Central to Speer’s testimony at Nuremburg and his later autobiographical writings are admissions of generalized guilt for the actions of the Nazis designed to distract from questions of his personal role in events. Speer writes, “What mattered more to me was to assert my collective responsibility for all the measures of Hitler.”[5] At Nuremberg he says, “Who else is to be held responsible for the course of events, if not the closest associates around the Chief of State? But this collective responsibility can only apply to fundamental matters and not to details… Even in an authoritarian system this collective responsibility of the leaders must exist.”[6] These calls for “collective responsibility” serve two functions in Speer’s construction of an exonerated self. First, they camouflage the specifics of his perpetrator status behind a veil of generalized fault. Speer even says as much when he writes that collective responsibility can only apply to “fundamental matters.” He admits to the general charge of wrongdoing while avoiding stating exactly what he did wrong. This allows him to construct a readable self that possesses an attitude of contrition and minimal perpetrator status. The second function of assuming collective responsibility is for Speer to distinguish himself from his fellow perpetrators. Whereas Hermann Göring remained defiant throughout his trial, maintaining ignorance about concentration camps while continually whitewashing Hitler, Speer’s assumption of collective responsibility allows him to cloak his statements of similar ignorance in apology, presenting a humanized self garnering enough sympathy from those judging him that he could avoid the death sentence handed to the shameless and argumentative Göring.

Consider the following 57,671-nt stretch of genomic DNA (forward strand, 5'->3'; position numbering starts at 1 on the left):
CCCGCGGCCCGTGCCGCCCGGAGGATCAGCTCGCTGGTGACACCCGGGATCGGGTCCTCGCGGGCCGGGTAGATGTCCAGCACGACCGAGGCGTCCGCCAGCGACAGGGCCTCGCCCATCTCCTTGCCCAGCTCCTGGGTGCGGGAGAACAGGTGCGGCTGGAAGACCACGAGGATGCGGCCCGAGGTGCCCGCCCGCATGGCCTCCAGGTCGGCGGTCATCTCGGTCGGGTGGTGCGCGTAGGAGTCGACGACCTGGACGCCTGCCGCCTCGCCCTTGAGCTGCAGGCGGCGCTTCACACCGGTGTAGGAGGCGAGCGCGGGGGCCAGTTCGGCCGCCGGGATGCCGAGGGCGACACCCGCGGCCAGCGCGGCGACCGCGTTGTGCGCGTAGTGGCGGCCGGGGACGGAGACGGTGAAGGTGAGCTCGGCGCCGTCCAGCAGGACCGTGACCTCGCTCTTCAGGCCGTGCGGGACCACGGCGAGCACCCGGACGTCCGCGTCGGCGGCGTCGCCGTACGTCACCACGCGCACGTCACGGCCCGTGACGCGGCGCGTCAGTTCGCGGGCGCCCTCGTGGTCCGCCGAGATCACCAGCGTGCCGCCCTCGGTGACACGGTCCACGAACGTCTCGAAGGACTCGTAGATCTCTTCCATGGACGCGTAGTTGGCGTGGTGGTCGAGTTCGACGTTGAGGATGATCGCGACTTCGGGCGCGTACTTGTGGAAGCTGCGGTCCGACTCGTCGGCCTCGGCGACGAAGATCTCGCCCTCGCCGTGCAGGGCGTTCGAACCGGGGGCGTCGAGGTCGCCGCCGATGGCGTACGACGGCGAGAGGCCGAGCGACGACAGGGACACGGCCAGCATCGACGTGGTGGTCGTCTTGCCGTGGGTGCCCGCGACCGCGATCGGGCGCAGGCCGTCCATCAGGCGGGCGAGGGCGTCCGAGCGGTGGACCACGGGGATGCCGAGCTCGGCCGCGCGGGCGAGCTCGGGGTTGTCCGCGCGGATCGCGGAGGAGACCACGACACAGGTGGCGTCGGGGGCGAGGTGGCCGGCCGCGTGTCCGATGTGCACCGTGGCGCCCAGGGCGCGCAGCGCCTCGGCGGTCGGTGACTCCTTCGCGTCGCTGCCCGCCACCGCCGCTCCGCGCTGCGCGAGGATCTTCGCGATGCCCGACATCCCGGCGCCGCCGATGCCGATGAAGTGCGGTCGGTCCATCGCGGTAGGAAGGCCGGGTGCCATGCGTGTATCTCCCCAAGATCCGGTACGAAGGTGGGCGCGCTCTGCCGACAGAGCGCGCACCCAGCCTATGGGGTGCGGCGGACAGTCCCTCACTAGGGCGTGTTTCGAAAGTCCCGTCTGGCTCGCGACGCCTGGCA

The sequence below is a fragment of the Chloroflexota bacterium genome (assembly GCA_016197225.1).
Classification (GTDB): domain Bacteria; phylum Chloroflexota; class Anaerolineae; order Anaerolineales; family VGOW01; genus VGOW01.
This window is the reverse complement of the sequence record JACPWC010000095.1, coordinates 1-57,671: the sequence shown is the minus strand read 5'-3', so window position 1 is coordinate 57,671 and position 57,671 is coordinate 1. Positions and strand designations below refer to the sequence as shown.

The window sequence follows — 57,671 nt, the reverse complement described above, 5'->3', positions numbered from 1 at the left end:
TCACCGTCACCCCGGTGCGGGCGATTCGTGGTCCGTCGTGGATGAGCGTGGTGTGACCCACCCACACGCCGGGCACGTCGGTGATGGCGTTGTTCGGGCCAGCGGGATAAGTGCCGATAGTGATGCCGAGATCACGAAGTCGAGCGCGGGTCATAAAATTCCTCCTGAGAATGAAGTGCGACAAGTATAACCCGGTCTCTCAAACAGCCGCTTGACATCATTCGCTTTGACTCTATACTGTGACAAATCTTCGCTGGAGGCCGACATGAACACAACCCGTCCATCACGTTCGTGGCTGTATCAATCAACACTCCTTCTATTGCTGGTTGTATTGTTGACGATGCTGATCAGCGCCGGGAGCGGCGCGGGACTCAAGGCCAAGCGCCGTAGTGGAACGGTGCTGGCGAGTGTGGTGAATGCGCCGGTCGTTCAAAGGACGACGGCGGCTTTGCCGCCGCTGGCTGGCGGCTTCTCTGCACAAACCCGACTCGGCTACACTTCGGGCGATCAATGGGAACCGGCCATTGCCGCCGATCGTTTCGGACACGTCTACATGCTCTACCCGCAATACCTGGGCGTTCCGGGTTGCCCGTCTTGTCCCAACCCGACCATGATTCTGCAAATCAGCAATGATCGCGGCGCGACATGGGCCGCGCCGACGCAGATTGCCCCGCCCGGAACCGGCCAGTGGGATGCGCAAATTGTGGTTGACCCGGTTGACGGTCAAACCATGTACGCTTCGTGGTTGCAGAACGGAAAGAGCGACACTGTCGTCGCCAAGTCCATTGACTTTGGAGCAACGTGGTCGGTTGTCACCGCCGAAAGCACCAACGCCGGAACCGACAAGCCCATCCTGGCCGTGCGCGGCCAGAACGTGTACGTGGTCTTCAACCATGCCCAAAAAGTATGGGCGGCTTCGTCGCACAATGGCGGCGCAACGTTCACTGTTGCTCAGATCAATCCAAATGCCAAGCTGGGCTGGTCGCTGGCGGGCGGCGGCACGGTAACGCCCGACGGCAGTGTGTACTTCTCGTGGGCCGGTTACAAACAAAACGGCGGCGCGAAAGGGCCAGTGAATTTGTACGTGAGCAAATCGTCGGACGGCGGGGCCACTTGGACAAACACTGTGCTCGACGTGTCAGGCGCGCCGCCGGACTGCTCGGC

Of course, even as Speer claims generalized responsibility to minimize his perpetrator status, his narrative maintains a common quality with other perpetrators in its use of self-victimization. Near the beginning of his memoir, Speer laments about failures in educating and the political indifference of his generation, writing,